Finding local design talent can be a daunting task in Egypt. There is Facebook and its endless pages of up-and-coming designers, there are always those few friends who seem to be in the know, and then there is CIRQY.
“CIRQY is an online marketplace for designers and artists”, said Kareem El-Shaffei who co-founded the website with his college friend Mostafa Talaat, also known for being a member of the popular band Like Jelly. The two friends are also co-founders of the film festival Future Shorts Egypt and they left the corporate world to start CIRQY.
“CIRQY is not just an e-commerce platform but a social network; people can follow their favourite stores, they can collect, share and like items for their friends to see. It is about the artist getting their name out there,” said El-Shaffei.
Artists have stores on CIRQY and instead of having to scour many different social networks, CIRQY created one of its own that is dedicated for this specific purpose.
El-Shaffei said that what sets CIRQY apart from other e-commerce platforms is this social aspect, “It means that CIRQY can act as a self-promoting tool. The discovery aspect for designers is a big incentive to join, and it is what we are built upon. We also offer diversity in our content.”
CIRQY’s products are categorised into art, apparel, accessories, home, and stuff but each store gets a say in how their designs are displayed,
“On other websites artists have no control over how they display their own things,” said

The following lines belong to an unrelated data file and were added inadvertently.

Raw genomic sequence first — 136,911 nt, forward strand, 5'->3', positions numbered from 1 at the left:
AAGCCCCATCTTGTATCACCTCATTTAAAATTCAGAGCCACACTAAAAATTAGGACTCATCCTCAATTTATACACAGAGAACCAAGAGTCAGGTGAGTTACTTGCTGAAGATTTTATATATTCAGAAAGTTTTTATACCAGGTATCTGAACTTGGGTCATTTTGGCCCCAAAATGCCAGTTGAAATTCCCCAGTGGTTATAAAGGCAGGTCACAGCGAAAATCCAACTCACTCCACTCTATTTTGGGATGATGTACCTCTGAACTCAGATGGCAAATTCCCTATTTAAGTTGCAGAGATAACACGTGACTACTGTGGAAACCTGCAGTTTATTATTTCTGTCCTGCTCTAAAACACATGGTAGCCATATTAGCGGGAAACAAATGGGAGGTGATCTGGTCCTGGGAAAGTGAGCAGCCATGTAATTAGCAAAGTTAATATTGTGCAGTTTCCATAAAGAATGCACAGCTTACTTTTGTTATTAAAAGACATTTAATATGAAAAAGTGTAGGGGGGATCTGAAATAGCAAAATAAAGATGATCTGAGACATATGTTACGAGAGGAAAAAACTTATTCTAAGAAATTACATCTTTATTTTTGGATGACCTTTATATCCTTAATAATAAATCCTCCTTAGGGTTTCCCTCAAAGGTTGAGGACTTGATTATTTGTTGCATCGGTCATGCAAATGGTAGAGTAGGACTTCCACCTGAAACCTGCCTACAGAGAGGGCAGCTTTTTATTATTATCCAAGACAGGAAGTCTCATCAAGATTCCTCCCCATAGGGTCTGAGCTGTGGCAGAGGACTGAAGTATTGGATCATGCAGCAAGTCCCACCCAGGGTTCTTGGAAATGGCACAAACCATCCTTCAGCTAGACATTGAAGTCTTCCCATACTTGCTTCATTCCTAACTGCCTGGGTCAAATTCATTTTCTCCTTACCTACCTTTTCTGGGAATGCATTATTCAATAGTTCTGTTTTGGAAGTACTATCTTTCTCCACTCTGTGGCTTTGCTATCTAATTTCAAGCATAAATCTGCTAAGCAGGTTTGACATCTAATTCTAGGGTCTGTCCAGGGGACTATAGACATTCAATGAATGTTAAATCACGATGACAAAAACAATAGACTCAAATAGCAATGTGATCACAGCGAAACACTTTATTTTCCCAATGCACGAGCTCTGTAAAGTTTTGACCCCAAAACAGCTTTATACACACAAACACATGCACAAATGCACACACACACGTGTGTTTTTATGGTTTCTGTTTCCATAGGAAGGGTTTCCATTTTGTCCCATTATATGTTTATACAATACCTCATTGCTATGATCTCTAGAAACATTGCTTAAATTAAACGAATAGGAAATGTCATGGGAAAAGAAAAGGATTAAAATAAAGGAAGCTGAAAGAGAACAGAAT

Kareem El-Shaffei, something we agree defeats the point of displaying design.
“Here they can post links to their website, Facebook pages, Twitter and Pinterest accounts as well as organise how the products are displayed and add their logo or brand,” he said.
CIRQY does not require a fee to display products, “we make money when the designers make money; we do not charge them for displaying their products. Our commission fee is lower than other websites and we do not take stock. We believe that the original owner of the product is most capable of taking care of it. Beyond that we offer a paid spot on the home page.”
With a motto like, “discover freshly-made design”, Talaat and El-Shaffei knew the website had to aesthetically reflect their philosophy. “We looked into how colours are used on websites and found that red and orange are used for websites that want visitors to act or take action, such as Pinterest where the point is to pin,” said El-Shaffei.
“Blue on the other hand, makes you think before you act and that is what Facebook and Twitter, which need more text and interaction, use. We tried to position ourselves in the middle, as an e-commerce platform but also as a social network, so we went with a neutral teal but kept the buy buttons in orange,” he said.
El-Shaffei said CIRQY plans on expanding, “for example, we are going to introduce premium accounts for stores, so you can get information on what kind of person visits your page and other perks. We plan on implementing international shipping and expanding to stores in other Arab countries.”
Aptly named from the word “circus”, CIRQY has everything from kites to origami hair clips and is rife with pop-culture references. Its quirky and fresh content and its distinctive bear logo will no doubt attract many people on the lookout for new local talent and their design products.